Treasurer Scott Morrison called out the big banks on their insanely large returns

Cole Bennetts /Getty.

“No, the government didn’t make you do it,” was the blunt message to the big four banks from federal treasurer Scott Morrison today after they raised mortgage rates last week by between 0.15% (CBA) and 0.20% (Westpac).

Morrison took aim at the banks on 2GB, pointing out that their return on equity (ROE) was “almost double what it is in Europe”.

That’s something highlighted by Business Insider as banks blamed Australia’s prudential regulator, APRA, for the rate increases. It’s less about regulatory capital and more about shareholder returns and ROE.

The NAB specifically highlighted that in noting “we know we have to balance the interests of our customers with the needs of more than 550,000 shareholders”. The implication appears to be Australia will benefit because at least 550,000 Australians, plus those of us who might hold NAB shares through super, will benefit from the increase in rates.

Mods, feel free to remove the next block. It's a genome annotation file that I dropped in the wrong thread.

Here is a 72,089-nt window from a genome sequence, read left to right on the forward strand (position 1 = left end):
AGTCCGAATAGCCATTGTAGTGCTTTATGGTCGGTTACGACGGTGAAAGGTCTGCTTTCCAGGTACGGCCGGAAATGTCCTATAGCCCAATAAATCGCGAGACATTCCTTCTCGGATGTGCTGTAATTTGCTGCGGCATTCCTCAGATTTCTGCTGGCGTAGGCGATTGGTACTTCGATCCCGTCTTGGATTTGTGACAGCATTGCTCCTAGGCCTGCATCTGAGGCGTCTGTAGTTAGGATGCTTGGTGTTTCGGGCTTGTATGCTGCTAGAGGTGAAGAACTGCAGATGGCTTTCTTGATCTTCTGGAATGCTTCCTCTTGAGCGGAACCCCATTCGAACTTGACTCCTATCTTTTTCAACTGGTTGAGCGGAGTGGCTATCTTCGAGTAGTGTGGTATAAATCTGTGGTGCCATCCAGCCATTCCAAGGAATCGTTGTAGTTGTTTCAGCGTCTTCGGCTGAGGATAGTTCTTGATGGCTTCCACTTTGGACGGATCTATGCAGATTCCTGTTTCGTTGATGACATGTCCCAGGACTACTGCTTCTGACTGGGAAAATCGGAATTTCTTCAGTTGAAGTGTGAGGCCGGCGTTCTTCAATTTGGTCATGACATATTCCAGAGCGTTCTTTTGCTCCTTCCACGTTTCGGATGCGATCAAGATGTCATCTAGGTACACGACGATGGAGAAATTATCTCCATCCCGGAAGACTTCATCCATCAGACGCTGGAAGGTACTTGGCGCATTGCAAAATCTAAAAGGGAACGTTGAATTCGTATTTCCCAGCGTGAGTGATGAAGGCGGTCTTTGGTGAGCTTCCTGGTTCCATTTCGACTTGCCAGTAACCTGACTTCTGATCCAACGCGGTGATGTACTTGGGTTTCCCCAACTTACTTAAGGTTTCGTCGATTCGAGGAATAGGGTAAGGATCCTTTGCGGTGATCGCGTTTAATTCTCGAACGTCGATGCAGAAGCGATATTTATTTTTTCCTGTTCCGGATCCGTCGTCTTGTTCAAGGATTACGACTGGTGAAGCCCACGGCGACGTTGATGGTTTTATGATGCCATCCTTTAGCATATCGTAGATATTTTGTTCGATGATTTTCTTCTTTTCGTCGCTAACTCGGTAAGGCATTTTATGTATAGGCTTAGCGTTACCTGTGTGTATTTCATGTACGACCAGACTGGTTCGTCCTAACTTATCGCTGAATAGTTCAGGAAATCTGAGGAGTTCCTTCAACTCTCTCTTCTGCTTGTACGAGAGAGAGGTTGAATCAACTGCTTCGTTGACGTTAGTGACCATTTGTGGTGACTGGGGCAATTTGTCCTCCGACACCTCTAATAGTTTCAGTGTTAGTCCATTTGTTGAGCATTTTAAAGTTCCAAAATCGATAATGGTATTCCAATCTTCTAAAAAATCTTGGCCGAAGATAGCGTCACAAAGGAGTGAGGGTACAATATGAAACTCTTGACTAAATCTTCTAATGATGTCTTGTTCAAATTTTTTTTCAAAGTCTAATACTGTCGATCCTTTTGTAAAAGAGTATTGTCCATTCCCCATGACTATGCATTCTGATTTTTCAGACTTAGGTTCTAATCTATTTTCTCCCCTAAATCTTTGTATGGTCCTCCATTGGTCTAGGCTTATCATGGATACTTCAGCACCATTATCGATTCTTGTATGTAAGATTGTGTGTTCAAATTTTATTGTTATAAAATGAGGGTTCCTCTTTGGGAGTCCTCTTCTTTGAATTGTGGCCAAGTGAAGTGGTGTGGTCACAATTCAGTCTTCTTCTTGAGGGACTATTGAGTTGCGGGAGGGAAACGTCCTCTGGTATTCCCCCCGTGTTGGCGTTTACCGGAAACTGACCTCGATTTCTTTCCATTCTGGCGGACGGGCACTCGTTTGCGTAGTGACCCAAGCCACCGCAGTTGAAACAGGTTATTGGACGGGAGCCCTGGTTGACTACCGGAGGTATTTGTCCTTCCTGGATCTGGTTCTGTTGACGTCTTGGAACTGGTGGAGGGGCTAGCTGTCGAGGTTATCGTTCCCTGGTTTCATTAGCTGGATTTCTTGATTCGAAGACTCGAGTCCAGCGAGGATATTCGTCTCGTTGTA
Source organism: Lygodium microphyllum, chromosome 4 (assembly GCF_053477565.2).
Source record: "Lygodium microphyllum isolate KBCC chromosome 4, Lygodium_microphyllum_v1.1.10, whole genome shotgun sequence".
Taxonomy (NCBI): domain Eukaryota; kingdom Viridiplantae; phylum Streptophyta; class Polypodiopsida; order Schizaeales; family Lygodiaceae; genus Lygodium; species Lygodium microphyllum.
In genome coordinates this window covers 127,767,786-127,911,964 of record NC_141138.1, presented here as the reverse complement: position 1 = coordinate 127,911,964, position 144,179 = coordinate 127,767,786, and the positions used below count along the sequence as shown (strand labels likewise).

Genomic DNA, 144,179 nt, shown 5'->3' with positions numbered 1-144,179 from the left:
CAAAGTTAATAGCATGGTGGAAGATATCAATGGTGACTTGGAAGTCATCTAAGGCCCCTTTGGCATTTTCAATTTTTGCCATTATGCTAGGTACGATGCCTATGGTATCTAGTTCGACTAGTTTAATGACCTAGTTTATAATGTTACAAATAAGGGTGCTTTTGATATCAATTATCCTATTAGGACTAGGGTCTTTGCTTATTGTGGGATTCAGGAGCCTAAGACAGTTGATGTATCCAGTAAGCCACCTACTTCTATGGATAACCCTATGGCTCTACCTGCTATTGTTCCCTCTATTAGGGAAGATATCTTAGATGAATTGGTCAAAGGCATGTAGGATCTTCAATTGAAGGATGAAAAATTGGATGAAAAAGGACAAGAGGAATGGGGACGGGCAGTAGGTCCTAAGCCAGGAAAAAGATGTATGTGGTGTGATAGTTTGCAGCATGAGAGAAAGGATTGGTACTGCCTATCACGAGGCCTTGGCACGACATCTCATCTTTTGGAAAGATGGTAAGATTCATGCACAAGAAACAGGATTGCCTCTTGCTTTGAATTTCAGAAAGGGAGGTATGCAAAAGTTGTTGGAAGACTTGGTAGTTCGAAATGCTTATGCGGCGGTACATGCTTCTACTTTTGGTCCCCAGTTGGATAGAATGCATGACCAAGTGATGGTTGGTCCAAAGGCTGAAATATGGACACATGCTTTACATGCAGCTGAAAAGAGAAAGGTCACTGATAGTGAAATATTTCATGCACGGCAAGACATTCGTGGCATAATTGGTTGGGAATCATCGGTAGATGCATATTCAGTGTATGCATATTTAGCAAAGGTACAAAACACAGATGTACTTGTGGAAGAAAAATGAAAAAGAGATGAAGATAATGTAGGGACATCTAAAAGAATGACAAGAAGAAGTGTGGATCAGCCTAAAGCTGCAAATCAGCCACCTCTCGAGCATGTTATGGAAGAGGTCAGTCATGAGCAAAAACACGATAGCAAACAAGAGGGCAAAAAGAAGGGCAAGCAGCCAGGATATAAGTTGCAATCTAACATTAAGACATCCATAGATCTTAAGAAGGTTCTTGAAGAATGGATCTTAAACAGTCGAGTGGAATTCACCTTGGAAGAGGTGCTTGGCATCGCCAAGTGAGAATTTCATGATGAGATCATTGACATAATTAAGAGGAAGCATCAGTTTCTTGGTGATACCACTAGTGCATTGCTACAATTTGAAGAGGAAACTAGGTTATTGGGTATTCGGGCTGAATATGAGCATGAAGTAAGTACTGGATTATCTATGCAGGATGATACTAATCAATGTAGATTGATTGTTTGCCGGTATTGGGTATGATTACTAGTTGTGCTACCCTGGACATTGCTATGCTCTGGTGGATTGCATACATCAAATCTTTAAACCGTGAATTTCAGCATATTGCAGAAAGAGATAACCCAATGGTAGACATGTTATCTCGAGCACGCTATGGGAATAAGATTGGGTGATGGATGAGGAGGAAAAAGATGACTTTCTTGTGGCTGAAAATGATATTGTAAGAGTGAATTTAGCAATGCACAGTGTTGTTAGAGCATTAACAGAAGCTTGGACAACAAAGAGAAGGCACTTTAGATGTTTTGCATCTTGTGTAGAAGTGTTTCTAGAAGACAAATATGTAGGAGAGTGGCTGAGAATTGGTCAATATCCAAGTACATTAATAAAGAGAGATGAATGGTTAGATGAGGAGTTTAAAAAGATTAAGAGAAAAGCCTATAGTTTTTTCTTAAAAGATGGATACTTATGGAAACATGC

But that viewpoint has clearly raised the ire of the treasurer, who has broken with the more conciliatory approach of his predecessor.

Morrison said having strong and profitable banks is a “good thing”, but also made a veiled reference to their oligopoly market power in saying “they are in a position to actually pass these costs on”.

He means they have market power and are using it.

Which is exactly what the Murray enquiry told us. It is also why APRA has been increasing bank capital in a valiant yet essentially futile attempt to level the banking playing field.

It’s clear though that none of it has worked. Morrison’s resignation to the action of the banks, for all his protest, made that clear.

“I think what I have to focus on is what are the things I can change and what are the things I can do something about,” he said.

It’s clearly better to be a shareholder than a borrower at any of the big four banks.

NOW WATCH: Money & Markets videos

Want to read a more in-depth view on the trends influencing Australian business and the global economy? BI / Research is designed to help executives and industry leaders understand the major challenges and opportunities for industry, technology, strategy and the economy in the future. Sign up for free at research.businessinsider.com.au.